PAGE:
Descendants of a Lesser God Regional Power in Old and Middle Kingdom Egypt
by Alejandro Jiménez-Serrano
A new perspective on the dynamics of dynastic rule in the southernmost province of Egypt, from the Old Kingdom to the New Kingdom
The First Upper Egyptian nome, with its capital, Elephantine, was important in ancient times, as it stood on the southern border between Egypt and the Nubian provinces above the First Cataract. Since 2008, Alejandro Jiménez-Serrano has led an archaeological mission at the necropolis of Qubbet el-Hawa, where Elephantine’s high officials are buried. In Descendants of a Lesser God, he draws on textual records and archaeological data, together with new evidence from his work at the tombs, to cast fresh historiographical light on the dynastic dynamics of these ruling elites.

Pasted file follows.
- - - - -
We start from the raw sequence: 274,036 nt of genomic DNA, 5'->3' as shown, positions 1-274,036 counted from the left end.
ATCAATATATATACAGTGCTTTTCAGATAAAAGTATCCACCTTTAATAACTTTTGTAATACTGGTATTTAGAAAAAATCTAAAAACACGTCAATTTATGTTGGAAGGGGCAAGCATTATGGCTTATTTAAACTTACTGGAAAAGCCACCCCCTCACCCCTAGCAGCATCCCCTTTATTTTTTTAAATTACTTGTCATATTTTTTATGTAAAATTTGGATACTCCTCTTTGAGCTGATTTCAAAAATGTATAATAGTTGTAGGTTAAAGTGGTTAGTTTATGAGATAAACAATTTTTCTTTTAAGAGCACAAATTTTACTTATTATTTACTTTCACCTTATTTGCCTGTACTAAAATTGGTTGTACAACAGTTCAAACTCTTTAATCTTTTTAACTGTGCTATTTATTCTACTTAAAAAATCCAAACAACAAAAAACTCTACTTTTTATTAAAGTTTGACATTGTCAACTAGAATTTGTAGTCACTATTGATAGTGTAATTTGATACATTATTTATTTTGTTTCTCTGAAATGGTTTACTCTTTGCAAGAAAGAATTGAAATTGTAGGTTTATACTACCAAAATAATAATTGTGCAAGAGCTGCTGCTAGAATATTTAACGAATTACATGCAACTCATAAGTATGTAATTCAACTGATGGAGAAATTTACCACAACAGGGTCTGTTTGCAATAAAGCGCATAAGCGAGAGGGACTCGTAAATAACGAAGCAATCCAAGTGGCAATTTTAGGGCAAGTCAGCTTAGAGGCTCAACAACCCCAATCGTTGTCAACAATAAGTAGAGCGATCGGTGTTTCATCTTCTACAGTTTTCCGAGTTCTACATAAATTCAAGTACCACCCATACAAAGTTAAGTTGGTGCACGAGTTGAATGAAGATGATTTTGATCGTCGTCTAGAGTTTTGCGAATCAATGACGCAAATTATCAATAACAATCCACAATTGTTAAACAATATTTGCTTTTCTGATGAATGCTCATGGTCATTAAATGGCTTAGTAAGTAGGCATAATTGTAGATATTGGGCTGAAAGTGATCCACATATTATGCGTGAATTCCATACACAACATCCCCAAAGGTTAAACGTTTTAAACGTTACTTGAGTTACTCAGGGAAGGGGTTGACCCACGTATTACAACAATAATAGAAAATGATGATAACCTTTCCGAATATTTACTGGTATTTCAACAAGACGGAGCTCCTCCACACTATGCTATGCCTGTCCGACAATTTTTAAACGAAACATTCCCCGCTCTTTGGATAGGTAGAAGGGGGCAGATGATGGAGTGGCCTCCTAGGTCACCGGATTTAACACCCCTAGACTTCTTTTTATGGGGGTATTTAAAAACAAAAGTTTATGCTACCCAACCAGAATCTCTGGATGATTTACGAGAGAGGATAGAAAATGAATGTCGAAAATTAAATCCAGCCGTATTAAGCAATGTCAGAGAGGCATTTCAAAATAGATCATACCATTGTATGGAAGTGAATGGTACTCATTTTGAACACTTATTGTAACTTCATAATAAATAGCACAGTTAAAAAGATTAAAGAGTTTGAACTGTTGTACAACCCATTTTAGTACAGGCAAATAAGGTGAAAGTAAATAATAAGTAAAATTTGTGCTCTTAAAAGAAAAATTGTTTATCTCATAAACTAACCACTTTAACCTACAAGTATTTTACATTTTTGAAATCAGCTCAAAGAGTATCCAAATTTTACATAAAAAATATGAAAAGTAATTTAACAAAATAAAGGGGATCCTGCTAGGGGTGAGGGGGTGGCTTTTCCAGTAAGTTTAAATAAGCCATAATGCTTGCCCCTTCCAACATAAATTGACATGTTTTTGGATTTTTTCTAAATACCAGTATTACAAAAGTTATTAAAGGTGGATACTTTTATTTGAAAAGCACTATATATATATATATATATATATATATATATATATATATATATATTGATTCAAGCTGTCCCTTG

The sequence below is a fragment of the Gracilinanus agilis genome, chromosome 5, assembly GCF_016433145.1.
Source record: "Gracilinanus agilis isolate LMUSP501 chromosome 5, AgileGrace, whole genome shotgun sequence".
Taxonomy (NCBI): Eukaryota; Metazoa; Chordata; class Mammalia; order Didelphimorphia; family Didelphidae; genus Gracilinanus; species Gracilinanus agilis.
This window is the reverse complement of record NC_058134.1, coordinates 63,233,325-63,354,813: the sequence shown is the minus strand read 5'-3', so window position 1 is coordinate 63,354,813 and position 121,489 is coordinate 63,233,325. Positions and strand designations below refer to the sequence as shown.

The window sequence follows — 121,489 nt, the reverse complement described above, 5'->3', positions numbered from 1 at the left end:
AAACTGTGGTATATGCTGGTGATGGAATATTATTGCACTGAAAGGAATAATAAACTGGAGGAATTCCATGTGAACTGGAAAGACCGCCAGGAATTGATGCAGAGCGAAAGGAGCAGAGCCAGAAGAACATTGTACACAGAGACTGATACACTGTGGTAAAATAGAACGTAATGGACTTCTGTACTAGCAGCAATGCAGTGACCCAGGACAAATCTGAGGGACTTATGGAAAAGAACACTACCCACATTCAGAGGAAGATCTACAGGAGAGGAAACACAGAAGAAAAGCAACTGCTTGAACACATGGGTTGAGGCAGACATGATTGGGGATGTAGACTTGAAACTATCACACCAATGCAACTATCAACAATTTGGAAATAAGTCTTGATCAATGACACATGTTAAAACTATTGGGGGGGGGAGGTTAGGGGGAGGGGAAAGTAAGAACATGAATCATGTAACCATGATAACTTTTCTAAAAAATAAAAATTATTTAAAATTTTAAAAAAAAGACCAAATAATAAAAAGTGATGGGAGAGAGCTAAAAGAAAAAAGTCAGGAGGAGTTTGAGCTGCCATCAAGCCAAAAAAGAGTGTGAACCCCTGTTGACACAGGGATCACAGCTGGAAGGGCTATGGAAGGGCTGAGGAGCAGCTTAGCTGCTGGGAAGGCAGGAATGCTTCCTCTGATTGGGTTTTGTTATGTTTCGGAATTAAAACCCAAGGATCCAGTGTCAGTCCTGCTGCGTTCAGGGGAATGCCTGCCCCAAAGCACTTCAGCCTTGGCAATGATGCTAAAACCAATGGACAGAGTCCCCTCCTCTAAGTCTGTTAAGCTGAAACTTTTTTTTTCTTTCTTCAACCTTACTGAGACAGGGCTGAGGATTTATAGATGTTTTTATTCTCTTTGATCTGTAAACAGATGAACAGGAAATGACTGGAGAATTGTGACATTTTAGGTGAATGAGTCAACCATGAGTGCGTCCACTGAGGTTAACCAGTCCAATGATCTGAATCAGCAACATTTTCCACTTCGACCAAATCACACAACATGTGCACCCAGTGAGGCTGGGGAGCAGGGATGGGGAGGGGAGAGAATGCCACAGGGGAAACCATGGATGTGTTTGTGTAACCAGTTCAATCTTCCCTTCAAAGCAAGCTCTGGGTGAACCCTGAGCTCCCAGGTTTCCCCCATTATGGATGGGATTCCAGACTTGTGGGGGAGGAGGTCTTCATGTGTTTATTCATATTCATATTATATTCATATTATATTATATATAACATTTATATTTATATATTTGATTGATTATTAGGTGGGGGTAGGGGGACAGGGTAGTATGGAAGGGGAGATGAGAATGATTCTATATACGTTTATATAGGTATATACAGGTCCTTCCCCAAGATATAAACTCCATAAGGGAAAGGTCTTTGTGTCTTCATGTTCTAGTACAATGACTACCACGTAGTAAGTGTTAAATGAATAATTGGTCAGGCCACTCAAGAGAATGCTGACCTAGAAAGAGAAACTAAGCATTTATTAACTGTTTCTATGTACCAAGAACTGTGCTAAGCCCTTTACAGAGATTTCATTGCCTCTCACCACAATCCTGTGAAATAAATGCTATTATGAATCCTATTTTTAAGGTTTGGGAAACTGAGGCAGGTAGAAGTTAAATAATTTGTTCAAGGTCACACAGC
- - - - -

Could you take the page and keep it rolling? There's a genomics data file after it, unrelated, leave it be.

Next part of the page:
Jiménez-Serrano analyzes the origin of the local elites of Elephantine, and their role in trade and international relations with Nubia and neighboring regions, from the end of the Old Kingdom to the end of the Middle Kingdom. He explores the development of these power groups, organized as they were in complex households, which in many ways emulated the functioning of the royal court. Delving deeply into the funerary world, he also highlights the relationship between social memory and political legitimacy through his examination of the mortuary cult of a late Old Kingdom governor of Elephantine, Heqaib, who was transformed into a local divinity and later claimed as the mythic ancestor of the ruling family of Elephantine.
The history of ancient Egypt has traditionally been written from a court perspective. This new history of a strategically important region not only modifies existing perceptions of provincial life in the Middle Kingdom among the elites, but also introduces new evidence to support more complex and detailed reconstructions of the dynastic families in power.
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